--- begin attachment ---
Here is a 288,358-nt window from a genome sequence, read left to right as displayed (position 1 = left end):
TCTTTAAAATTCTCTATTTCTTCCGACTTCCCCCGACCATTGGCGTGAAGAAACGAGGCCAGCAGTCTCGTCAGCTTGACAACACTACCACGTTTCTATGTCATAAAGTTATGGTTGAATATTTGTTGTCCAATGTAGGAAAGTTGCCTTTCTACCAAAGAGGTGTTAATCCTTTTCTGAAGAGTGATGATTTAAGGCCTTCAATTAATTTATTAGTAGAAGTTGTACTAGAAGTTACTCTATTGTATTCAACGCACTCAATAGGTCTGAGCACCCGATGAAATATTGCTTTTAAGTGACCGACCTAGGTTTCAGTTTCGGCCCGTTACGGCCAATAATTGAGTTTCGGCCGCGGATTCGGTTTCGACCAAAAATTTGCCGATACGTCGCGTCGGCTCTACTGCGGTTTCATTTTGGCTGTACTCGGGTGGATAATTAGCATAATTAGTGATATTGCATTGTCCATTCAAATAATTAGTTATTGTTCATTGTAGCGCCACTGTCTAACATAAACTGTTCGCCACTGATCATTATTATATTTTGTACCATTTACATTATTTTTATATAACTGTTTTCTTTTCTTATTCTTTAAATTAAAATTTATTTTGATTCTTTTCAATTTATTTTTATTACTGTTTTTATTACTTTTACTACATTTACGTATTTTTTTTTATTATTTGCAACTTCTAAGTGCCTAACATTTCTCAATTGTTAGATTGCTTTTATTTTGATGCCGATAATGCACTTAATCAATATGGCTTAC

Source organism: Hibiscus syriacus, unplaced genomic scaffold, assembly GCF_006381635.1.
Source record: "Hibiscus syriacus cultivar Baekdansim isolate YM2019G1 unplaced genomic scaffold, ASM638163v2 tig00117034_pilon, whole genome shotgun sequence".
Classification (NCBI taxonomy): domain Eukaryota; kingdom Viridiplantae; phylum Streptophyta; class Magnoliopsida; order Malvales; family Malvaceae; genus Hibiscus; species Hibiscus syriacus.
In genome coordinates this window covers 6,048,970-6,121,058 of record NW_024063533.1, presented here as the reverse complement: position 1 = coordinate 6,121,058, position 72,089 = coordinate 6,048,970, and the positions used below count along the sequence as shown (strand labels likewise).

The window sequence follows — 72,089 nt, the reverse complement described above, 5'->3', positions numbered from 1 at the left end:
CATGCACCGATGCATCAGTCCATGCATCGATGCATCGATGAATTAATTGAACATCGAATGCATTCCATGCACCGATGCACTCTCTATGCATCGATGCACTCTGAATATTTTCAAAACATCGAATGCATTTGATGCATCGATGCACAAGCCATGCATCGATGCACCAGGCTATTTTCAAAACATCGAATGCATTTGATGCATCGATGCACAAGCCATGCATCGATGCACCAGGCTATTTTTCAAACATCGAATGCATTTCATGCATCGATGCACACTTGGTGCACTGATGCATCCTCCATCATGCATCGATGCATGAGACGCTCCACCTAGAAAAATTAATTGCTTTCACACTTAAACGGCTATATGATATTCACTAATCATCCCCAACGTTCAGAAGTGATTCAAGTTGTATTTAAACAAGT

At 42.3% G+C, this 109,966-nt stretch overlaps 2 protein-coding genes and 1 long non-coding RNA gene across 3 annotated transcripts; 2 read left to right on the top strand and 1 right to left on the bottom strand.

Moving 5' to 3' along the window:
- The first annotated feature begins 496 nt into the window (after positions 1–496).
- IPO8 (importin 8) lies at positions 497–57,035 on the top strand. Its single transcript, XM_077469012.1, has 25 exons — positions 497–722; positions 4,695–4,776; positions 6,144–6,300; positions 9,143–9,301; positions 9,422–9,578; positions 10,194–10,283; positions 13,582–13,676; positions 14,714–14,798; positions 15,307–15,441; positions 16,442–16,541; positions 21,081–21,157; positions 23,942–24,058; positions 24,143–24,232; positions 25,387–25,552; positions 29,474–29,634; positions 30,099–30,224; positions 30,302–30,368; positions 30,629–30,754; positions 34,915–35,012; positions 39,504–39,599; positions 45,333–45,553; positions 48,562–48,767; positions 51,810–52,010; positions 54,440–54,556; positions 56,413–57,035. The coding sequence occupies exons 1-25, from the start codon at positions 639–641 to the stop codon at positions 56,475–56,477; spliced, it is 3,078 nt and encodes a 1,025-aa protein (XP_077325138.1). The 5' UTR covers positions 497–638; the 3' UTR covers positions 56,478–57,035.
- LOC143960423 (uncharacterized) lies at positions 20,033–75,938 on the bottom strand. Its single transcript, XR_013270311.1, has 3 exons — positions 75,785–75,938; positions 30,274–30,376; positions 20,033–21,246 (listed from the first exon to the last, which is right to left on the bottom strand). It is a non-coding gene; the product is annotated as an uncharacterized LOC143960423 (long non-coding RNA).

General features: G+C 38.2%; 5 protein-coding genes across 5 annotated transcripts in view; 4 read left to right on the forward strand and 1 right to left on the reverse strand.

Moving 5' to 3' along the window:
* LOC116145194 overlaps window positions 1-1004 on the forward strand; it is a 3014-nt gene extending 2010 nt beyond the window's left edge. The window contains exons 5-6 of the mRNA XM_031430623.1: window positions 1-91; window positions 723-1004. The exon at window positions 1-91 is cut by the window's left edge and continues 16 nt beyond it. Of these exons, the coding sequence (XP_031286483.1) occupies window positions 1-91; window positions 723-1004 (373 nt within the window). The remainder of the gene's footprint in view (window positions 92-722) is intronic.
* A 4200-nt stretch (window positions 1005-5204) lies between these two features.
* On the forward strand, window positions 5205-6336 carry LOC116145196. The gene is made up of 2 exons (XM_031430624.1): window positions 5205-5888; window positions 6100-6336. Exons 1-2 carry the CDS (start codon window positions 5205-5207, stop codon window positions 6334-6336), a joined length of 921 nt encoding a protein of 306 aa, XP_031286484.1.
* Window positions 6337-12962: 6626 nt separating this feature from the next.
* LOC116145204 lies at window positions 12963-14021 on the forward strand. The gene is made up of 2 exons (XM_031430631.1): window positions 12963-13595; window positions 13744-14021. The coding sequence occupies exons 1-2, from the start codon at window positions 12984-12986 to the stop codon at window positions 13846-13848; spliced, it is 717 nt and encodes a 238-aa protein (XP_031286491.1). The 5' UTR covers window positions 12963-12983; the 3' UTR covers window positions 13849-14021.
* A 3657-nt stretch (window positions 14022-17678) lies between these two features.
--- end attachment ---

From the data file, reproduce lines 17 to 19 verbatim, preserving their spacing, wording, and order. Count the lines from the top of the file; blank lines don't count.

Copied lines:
* A 4200-nt stretch (window positions 1005-5204) lies between these two features.
* On the forward strand, window positions 5205-6336 carry LOC116145196. The gene is made up of 2 exons (XM_031430624.1): window positions 5205-5888; window positions 6100-6336. Exons 1-2 carry the CDS (start codon window positions 5205-5207, stop codon window positions 6334-6336), a joined length of 921 nt encoding a protein of 306 aa, XP_031286484.1.
* Window positions 6337-12962: 6626 nt separating this feature from the next.